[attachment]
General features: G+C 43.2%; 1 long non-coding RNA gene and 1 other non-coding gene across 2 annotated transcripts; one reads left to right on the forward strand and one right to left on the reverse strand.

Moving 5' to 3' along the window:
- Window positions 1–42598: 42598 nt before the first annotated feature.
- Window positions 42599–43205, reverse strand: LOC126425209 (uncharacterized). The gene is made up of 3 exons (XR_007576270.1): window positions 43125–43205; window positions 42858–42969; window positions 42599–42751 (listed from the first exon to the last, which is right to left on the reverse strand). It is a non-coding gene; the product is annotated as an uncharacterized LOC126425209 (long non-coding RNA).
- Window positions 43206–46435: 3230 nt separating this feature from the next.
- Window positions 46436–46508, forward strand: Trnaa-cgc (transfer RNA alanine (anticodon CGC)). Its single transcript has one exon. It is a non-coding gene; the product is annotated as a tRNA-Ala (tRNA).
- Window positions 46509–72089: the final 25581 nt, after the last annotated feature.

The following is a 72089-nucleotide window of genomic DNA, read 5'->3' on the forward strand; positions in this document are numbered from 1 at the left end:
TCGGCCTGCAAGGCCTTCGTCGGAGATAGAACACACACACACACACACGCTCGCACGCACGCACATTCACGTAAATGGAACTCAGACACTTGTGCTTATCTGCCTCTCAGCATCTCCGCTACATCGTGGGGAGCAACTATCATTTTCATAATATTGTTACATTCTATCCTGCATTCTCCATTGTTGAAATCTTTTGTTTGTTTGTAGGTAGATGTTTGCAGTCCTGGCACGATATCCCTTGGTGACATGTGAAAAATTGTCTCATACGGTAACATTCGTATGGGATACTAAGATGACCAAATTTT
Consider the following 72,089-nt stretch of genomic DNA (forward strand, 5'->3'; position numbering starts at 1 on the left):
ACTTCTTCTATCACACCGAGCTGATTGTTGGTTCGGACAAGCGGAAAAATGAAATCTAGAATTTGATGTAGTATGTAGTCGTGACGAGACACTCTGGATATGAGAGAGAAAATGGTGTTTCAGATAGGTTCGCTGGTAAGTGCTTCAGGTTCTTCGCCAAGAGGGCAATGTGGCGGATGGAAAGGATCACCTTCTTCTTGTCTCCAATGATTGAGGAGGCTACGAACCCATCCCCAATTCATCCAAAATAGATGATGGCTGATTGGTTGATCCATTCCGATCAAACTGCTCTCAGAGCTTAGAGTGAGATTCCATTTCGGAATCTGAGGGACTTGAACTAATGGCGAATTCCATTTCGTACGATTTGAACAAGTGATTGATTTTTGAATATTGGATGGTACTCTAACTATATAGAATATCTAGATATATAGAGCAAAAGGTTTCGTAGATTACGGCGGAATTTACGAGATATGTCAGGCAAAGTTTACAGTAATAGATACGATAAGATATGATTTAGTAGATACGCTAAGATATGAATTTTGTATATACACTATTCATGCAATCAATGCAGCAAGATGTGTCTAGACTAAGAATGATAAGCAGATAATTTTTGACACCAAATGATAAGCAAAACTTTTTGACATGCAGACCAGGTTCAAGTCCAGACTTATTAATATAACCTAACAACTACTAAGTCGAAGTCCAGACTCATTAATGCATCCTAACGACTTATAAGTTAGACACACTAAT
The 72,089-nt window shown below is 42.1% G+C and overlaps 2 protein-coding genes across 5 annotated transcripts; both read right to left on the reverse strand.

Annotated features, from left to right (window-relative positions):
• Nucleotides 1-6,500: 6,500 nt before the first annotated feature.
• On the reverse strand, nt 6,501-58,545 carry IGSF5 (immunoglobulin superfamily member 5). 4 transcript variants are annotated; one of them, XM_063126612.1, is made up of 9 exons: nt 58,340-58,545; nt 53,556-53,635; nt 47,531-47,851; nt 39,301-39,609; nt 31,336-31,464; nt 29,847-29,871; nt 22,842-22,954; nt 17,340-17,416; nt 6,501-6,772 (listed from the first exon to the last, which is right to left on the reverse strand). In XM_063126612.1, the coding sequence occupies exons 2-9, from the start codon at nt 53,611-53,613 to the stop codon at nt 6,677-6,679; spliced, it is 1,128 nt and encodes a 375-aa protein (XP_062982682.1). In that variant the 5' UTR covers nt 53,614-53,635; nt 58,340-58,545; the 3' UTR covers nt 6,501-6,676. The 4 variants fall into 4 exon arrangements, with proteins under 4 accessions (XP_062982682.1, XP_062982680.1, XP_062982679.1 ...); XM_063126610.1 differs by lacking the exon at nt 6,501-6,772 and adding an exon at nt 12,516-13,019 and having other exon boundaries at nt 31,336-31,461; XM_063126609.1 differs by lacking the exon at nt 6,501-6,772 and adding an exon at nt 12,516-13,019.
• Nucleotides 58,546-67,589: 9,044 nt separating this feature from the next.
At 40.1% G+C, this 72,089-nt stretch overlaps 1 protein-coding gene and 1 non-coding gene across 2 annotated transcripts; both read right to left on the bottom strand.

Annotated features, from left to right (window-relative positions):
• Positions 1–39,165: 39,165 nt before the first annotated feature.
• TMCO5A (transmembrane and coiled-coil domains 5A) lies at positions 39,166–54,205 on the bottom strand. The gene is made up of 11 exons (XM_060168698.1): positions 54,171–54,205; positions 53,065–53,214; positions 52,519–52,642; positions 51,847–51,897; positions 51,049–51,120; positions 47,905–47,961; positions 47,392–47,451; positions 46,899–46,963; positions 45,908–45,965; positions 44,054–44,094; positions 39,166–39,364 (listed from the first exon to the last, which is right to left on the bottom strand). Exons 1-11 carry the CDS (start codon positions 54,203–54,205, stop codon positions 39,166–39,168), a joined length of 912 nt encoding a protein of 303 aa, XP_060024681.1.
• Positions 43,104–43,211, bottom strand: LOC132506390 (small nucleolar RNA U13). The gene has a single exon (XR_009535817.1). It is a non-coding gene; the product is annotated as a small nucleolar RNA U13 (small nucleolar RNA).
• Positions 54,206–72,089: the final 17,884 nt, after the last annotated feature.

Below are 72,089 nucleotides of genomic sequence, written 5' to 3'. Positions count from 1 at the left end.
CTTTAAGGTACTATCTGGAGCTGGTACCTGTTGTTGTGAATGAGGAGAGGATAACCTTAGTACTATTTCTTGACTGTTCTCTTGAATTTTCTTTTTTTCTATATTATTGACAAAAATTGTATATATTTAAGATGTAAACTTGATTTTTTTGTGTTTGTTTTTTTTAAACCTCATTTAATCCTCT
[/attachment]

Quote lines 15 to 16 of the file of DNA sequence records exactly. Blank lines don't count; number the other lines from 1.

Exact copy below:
• On the reverse strand, nt 6,501-58,545 carry IGSF5 (immunoglobulin superfamily member 5). 4 transcript variants are annotated; one of them, XM_063126612.1, is made up of 9 exons: nt 58,340-58,545; nt 53,556-53,635; nt 47,531-47,851; nt 39,301-39,609; nt 31,336-31,464; nt 29,847-29,871; nt 22,842-22,954; nt 17,340-17,416; nt 6,501-6,772 (listed from the first exon to the last, which is right to left on the reverse strand). In XM_063126612.1, the coding sequence occupies exons 2-9, from the start codon at nt 53,611-53,613 to the stop codon at nt 6,677-6,679; spliced, it is 1,128 nt and encodes a 375-aa protein (XP_062982682.1). In that variant the 5' UTR covers nt 53,614-53,635; nt 58,340-58,545; the 3' UTR covers nt 6,501-6,676. The 4 variants fall into 4 exon arrangements, with proteins under 4 accessions (XP_062982682.1, XP_062982680.1, XP_062982679.1 ...); XM_063126610.1 differs by lacking the exon at nt 6,501-6,772 and adding an exon at nt 12,516-13,019 and having other exon boundaries at nt 31,336-31,461; XM_063126609.1 differs by lacking the exon at nt 6,501-6,772 and adding an exon at nt 12,516-13,019.
• Nucleotides 58,546-67,589: 9,044 nt separating this feature from the next.